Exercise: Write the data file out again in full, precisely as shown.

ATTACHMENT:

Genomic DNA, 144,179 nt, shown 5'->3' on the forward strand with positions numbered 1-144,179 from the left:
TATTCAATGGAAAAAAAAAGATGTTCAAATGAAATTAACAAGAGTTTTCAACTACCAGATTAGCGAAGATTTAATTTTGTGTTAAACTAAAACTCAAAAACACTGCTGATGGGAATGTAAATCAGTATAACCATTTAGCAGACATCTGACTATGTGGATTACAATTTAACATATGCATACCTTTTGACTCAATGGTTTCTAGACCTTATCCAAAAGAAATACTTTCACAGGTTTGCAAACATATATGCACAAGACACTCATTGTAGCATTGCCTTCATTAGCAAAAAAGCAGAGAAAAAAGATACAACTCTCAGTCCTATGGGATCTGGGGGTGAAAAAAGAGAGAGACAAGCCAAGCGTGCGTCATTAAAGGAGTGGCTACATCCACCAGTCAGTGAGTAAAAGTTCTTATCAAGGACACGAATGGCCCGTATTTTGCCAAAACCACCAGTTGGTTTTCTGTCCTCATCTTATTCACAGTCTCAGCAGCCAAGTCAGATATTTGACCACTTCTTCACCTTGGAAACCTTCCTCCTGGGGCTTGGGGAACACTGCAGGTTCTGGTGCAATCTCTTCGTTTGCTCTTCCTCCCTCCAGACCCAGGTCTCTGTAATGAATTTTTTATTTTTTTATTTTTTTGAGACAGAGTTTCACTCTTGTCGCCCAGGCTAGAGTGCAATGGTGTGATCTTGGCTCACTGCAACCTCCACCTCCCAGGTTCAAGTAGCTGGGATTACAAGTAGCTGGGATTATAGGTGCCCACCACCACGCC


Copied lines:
Genomic DNA, 144,179 nt, shown 5'->3' on the forward strand with positions numbered 1-144,179 from the left:
TATTCAATGGAAAAAAAAAGATGTTCAAATGAAATTAACAAGAGTTTTCAACTACCAGATTAGCGAAGATTTAATTTTGTGTTAAACTAAAACTCAAAAACACTGCTGATGGGAATGTAAATCAGTATAACCATTTAGCAGACATCTGACTATGTGGATTACAATTTAACATATGCATACCTTTTGACTCAATGGTTTCTAGACCTTATCCAAAAGAAATACTTTCACAGGTTTGCAAACATATATGCACAAGACACTCATTGTAGCATTGCCTTCATTAGCAAAAAAGCAGAGAAAAAAGATACAACTCTCAGTCCTATGGGATCTGGGGGTGAAAAAAGAGAGAGACAAGCCAAGCGTGCGTCATTAAAGGAGTGGCTACATCCACCAGTCAGTGAGTAAAAGTTCTTATCAAGGACACGAATGGCCCGTATTTTGCCAAAACCACCAGTTGGTTTTCTGTCCTCATCTTATTCACAGTCTCAGCAGCCAAGTCAGATATTTGACCACTTCTTCACCTTGGAAACCTTCCTCCTGGGGCTTGGGGAACACTGCAGGTTCTGGTGCAATCTCTTCGTTTGCTCTTCCTCCCTCCAGACCCAGGTCTCTGTAATGAATTTTTTATTTTTTTATTTTTTTGAGACAGAGTTTCACTCTTGTCGCCCAGGCTAGAGTGCAATGGTGTGATCTTGGCTCACTGCAACCTCCACCTCCCAGGTTCAAGTAGCTGGGATTACAAGTAGCTGGGATTATAGGTGCCCACCACCACGCC